Published by Houghton Mifflin Harcourt on April 20, 2009
Genres: Dystopia, Science Fiction, Young Adult
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Anax thinks she knows history. Her grueling all-day Examination has just begun, and if she passes, she’ll be admitted into the Academy—the elite governing institution of her utopian society. But Anax is about to discover that for all her learning, the history she’s been taught isn’t the whole story. And the Academy isn’t what she believes it to be. In this brilliant novel of dazzling ingenuity, Anax’s examination leads us into a future where we are confronted with unresolved questions raised by science and philosophy. Centuries old, these questions have gained new urgency in the face of rapidly developing technology. What is consciousness? What makes us human? If artificial intelligence were developed to a high enough capability, what special status could humanity still claim? Outstanding and original, Beckett’s dramatic narrative comes to a shocking conclusion.
In Genesis we learn about the society’s history as told through budding historian Anax’s eyes as she completes a four hour oral exam. But as Anax continues on in her exam she learns that what she thinks she knows isn’t the whole story.
This is labelled as a Young Adult novel, but for all that it’s a very short novel at only 150 pages, I don’t think I would have considered it to be intended for teenagers. Anax is a teenage girl, of course, but the subject matter of the novel is not what I would expect a teenager to read.
Genesis is full of philosophical discussions that pose questions on whether the idea or the mind came first (“They arrived together. The mind is an idea.”), that suggest how ideas can change and how the world can be influenced by this rogue ideas. There are some darker themes and aspects to the book than I would have expected, even with it being set in a dystopian/post-apocalyptic world.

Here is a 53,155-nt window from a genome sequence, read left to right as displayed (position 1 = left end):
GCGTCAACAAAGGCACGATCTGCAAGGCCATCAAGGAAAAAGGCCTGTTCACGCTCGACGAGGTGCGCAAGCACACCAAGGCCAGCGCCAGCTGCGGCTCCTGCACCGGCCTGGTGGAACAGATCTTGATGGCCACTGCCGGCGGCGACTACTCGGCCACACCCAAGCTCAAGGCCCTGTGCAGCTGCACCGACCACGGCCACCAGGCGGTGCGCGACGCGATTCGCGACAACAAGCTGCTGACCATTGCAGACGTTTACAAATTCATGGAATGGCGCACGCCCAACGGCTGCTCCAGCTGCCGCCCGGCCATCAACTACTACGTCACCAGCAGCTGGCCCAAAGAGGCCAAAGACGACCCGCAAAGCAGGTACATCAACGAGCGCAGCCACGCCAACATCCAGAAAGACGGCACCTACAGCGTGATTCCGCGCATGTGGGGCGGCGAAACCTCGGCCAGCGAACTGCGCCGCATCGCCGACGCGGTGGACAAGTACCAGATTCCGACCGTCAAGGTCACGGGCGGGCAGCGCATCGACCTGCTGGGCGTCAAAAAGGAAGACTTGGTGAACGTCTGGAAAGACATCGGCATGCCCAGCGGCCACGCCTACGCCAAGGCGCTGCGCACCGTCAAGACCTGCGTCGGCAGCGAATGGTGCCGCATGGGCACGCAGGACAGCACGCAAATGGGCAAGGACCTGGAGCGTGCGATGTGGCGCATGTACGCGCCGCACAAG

The format for the story, though, was different and unique. Having the story itself be told as an exam lent itself well to the logical and well thought out approach that Beckett achieved so well. While I didn’t find myself emotionally invested in the book as much as I would have expected, I was intrigued and caught up in the debates that occurred throughout the course of both the exam and the history of the society.
But, let’s be honest, what I most loved about this book was that the ending was unexpected. A lot of authors try to surprise the readers, and the shock ending tends to be overdone. In this case, it was quietly done, the hints were there they were just so subtle that it took getting to the end for it all to build together and create a surprise ending. And between the ending and the philosophical questions, this is a book that makes you think.